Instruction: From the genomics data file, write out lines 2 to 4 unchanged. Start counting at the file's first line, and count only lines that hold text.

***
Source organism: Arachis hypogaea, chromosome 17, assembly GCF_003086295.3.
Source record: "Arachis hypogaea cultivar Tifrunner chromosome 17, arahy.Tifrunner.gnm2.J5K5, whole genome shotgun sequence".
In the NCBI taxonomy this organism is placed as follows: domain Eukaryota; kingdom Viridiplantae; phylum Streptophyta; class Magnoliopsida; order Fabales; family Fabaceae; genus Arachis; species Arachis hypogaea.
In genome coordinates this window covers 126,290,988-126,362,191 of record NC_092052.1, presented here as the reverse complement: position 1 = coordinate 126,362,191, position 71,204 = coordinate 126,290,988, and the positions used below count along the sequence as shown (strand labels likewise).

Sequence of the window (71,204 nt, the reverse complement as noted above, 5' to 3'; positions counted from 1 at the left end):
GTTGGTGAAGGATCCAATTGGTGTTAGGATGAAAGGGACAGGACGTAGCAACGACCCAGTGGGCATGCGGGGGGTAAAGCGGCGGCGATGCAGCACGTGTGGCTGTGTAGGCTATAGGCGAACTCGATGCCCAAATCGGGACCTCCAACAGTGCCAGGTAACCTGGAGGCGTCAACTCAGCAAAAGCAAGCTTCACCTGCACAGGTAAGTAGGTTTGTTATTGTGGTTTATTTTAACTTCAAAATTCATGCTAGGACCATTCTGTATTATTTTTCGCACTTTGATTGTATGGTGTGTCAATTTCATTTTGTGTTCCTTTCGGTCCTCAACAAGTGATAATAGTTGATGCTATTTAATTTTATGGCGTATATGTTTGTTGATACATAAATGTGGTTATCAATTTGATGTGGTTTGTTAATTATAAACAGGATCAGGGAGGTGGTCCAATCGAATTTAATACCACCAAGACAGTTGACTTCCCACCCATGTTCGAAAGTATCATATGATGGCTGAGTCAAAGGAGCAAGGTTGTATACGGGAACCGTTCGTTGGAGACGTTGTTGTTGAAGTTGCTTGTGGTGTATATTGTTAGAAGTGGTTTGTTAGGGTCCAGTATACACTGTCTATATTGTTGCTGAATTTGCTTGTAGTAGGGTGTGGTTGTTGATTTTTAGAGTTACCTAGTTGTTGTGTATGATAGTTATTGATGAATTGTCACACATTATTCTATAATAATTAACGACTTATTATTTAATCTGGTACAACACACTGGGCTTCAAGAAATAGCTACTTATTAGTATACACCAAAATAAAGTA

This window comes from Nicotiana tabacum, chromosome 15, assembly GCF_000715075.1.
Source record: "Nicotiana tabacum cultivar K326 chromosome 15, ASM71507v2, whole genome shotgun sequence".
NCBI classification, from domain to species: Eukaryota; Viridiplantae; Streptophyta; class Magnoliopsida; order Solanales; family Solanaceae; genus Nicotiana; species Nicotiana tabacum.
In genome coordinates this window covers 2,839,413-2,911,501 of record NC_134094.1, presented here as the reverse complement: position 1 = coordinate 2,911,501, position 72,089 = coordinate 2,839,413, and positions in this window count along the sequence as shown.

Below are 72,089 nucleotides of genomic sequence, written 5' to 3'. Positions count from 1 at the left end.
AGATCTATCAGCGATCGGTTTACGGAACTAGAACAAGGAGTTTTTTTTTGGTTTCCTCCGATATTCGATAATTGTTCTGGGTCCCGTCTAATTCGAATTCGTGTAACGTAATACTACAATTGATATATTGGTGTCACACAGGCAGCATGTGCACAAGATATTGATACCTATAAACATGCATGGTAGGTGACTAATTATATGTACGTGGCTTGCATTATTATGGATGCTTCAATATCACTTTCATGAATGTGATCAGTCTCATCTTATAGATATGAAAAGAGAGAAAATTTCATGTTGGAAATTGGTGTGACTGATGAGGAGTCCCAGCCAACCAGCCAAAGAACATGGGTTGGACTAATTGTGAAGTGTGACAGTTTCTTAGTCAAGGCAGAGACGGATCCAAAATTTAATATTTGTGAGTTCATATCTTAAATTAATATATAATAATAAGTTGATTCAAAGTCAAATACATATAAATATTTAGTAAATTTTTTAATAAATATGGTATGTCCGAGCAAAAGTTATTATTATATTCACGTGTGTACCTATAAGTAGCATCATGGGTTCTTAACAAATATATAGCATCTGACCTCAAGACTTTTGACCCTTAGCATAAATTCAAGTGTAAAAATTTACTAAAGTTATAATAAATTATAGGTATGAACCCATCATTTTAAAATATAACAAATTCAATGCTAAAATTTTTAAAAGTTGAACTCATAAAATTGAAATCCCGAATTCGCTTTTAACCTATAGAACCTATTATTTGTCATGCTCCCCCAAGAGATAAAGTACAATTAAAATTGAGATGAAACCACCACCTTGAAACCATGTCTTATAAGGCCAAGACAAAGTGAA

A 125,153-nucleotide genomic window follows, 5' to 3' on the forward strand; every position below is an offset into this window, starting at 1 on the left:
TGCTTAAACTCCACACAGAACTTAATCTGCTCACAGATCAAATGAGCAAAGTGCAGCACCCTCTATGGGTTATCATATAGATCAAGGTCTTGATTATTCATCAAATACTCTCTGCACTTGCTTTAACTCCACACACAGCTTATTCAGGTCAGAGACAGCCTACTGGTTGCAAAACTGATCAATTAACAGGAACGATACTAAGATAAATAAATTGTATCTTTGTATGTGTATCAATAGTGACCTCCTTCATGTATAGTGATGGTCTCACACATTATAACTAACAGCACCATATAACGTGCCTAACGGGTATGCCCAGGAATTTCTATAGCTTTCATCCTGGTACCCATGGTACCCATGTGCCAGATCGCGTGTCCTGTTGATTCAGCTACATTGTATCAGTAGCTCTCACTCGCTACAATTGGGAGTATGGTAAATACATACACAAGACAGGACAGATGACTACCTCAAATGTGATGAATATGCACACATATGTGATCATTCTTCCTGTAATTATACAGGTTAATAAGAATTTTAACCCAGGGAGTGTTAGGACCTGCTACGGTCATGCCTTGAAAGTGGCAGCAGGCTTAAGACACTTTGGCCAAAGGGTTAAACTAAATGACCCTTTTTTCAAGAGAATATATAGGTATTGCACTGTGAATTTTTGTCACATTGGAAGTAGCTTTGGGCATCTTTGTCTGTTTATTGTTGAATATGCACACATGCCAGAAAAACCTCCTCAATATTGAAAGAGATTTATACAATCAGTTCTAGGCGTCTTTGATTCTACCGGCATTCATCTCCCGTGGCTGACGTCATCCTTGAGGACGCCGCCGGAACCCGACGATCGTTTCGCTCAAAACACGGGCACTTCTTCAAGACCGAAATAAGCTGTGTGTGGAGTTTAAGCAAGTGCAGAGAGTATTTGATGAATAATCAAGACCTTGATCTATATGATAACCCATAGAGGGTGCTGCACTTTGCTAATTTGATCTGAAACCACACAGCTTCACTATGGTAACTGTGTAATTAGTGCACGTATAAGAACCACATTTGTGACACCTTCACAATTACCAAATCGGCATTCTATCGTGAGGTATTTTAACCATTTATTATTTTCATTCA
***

Source record: "Arachis hypogaea cultivar Tifrunner chromosome 17, arahy.Tifrunner.gnm2.J5K5, whole genome shotgun sequence".
In the NCBI taxonomy this organism is placed as follows: domain Eukaryota; kingdom Viridiplantae; phylum Streptophyta; class Magnoliopsida; order Fabales; family Fabaceae; genus Arachis; species Arachis hypogaea.
In genome coordinates this window covers 126,290,988-126,362,191 of record NC_092052.1, presented here as the reverse complement: position 1 = coordinate 126,362,191, position 71,204 = coordinate 126,290,988, and the positions used below count along the sequence as shown (strand labels likewise).